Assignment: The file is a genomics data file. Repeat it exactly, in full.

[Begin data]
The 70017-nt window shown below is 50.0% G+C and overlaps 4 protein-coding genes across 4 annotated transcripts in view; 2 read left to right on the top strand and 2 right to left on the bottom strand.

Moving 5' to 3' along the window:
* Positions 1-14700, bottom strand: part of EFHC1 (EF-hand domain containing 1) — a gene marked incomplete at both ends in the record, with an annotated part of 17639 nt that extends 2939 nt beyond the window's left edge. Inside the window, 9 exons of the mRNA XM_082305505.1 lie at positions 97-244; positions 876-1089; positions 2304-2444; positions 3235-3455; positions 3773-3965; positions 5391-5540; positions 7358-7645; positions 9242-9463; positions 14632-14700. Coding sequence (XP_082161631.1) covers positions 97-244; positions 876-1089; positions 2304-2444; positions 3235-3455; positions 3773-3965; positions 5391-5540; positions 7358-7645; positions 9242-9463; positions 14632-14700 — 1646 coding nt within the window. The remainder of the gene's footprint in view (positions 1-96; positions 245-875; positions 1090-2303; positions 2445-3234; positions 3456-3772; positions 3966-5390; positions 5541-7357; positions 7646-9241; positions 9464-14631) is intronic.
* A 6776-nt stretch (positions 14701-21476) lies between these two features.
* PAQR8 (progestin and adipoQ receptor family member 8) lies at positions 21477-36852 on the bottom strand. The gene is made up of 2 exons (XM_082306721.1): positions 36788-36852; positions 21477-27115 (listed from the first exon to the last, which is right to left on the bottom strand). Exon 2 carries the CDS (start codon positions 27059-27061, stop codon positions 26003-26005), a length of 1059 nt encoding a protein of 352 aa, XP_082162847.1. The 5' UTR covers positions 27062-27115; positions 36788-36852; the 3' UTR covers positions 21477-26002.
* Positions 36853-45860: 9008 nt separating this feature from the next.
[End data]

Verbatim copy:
The 70017-nt window shown below is 50.0% G+C and overlaps 4 protein-coding genes across 4 annotated transcripts in view; 2 read left to right on the top strand and 2 right to left on the bottom strand.

Moving 5' to 3' along the window:
* Positions 1-14700, bottom strand: part of EFHC1 (EF-hand domain containing 1) — a gene marked incomplete at both ends in the record, with an annotated part of 17639 nt that extends 2939 nt beyond the window's left edge. Inside the window, 9 exons of the mRNA XM_082305505.1 lie at positions 97-244; positions 876-1089; positions 2304-2444; positions 3235-3455; positions 3773-3965; positions 5391-5540; positions 7358-7645; positions 9242-9463; positions 14632-14700. Coding sequence (XP_082161631.1) covers positions 97-244; positions 876-1089; positions 2304-2444; positions 3235-3455; positions 3773-3965; positions 5391-5540; positions 7358-7645; positions 9242-9463; positions 14632-14700 — 1646 coding nt within the window. The remainder of the gene's footprint in view (positions 1-96; positions 245-875; positions 1090-2303; positions 2445-3234; positions 3456-3772; positions 3966-5390; positions 5541-7357; positions 7646-9241; positions 9464-14631) is intronic.
* A 6776-nt stretch (positions 14701-21476) lies between these two features.
* PAQR8 (progestin and adipoQ receptor family member 8) lies at positions 21477-36852 on the bottom strand. The gene is made up of 2 exons (XM_082306721.1): positions 36788-36852; positions 21477-27115 (listed from the first exon to the last, which is right to left on the bottom strand). Exon 2 carries the CDS (start codon positions 27059-27061, stop codon positions 26003-26005), a length of 1059 nt encoding a protein of 352 aa, XP_082162847.1. The 5' UTR covers positions 27062-27115; positions 36788-36852; the 3' UTR covers positions 21477-26002.
* Positions 36853-45860: 9008 nt separating this feature from the next.